The United States (US) Mission in Uganda has appealed to parliament to uphold internal best practices and allow the use of cameras and phones at polling stations during the 2021 general elections.

In a brief statement issued on their twitter page, the Embassy says that the proposal by Electoral Commission (EC) to ban cameras and phones would prevent the media from providing effective election coverage.

“Ugandans deserve free, fair and transparent electoral process,” reads the statement. While appearing before the Legal and Parliamentary Affairs Committee last week, which collecting views on proposed electoral reforms, Electoral Commission Chairperson, Justice Simon Byabakama proposed a ban on the use of cameras at polling stations.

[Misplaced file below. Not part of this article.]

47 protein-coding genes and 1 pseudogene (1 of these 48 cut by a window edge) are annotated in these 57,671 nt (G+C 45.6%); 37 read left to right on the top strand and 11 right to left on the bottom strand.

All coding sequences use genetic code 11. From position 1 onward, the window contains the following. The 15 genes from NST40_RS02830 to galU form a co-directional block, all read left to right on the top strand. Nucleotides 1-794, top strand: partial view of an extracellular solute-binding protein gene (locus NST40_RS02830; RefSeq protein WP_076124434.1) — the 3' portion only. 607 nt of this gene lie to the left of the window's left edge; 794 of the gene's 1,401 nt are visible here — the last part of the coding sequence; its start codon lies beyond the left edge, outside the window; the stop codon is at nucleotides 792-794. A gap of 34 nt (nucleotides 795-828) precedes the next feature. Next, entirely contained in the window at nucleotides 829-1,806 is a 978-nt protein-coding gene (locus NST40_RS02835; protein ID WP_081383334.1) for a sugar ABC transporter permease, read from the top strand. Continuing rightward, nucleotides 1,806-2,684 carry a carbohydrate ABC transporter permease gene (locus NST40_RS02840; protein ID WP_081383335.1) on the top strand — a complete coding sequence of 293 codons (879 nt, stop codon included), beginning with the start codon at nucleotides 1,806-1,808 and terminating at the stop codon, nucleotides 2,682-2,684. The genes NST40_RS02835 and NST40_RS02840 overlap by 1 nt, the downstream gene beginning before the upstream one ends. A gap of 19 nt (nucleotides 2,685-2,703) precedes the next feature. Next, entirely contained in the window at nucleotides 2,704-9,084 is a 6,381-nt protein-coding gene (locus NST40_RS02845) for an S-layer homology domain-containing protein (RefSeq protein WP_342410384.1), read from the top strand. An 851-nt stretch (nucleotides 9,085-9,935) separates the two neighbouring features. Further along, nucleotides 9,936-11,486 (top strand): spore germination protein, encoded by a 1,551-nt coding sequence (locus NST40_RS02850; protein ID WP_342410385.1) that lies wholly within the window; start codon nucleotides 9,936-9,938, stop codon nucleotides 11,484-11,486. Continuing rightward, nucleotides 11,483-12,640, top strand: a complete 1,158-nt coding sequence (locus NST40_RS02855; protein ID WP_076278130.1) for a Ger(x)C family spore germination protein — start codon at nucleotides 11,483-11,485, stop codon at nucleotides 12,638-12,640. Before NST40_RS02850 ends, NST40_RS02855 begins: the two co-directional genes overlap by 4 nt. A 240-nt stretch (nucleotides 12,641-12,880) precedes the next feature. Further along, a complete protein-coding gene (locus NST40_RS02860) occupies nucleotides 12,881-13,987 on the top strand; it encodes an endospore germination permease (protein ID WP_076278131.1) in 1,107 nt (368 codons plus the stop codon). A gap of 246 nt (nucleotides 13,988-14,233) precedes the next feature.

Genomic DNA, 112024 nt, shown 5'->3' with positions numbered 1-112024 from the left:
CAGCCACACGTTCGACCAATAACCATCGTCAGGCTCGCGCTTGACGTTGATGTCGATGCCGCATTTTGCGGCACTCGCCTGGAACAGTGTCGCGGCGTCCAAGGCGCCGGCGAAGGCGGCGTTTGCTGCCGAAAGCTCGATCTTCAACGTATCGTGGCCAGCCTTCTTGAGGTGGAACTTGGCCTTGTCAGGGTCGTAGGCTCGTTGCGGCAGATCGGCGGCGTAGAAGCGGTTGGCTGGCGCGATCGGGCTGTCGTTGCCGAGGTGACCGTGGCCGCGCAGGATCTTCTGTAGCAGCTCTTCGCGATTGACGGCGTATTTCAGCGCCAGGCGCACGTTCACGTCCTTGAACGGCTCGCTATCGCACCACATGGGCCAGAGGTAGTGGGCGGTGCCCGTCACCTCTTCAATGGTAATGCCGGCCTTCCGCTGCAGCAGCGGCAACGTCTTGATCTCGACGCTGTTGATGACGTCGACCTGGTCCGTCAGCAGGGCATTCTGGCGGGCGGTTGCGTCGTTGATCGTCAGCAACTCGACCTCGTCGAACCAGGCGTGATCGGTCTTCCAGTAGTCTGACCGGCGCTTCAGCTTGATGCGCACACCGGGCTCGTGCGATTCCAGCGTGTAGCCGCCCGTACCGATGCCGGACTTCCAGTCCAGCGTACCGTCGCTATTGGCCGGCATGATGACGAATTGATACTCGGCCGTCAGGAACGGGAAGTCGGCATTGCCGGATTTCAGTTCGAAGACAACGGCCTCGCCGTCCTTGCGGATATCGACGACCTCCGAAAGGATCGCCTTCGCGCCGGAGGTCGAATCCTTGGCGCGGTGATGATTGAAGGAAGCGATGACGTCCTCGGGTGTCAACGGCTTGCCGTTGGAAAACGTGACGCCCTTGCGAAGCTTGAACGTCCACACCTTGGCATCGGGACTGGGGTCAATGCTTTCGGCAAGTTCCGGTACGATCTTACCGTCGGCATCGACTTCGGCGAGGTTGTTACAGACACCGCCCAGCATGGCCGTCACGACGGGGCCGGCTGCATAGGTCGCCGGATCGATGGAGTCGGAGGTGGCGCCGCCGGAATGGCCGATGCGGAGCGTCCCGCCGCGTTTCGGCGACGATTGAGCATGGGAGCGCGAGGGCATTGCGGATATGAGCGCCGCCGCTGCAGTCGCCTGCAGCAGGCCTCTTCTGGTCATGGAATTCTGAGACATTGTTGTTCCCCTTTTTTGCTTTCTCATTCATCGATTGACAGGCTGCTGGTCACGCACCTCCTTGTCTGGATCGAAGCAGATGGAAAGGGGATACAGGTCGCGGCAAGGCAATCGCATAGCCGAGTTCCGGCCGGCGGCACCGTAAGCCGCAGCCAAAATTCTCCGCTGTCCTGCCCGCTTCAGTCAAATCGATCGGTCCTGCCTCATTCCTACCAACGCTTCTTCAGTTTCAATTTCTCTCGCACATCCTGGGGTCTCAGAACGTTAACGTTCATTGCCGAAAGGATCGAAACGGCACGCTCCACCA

The Embassy’s message

Justice Byabakama proposed that no person should be allowed to use a camera of any kind or recording devise inside a polling station during an election as a way of protecting the privacy of voters who wish to vote in secrecy. He proposed a penalty of Shillings 800,000 or two year’s imprisonment or both for any person found guilty of contravening the provision.

The proposal has already drawn sharp criticism from legislators and on the Legal and Parliamentary Affairs Committee and other political players. FDC Secretary General Nandala Mafabi said, “If we are improving cameras, I don’t know why the Electoral Commission doesn’t want cameras. I think that means there is something they want to do which is criminal. If it is (EC) is a transparent organisation, it should be one of those advocating for transparency. But if they say they don’t want cameras, then that habit of theirs which is going on must stop. We propose that cameras must not be prohibited.”

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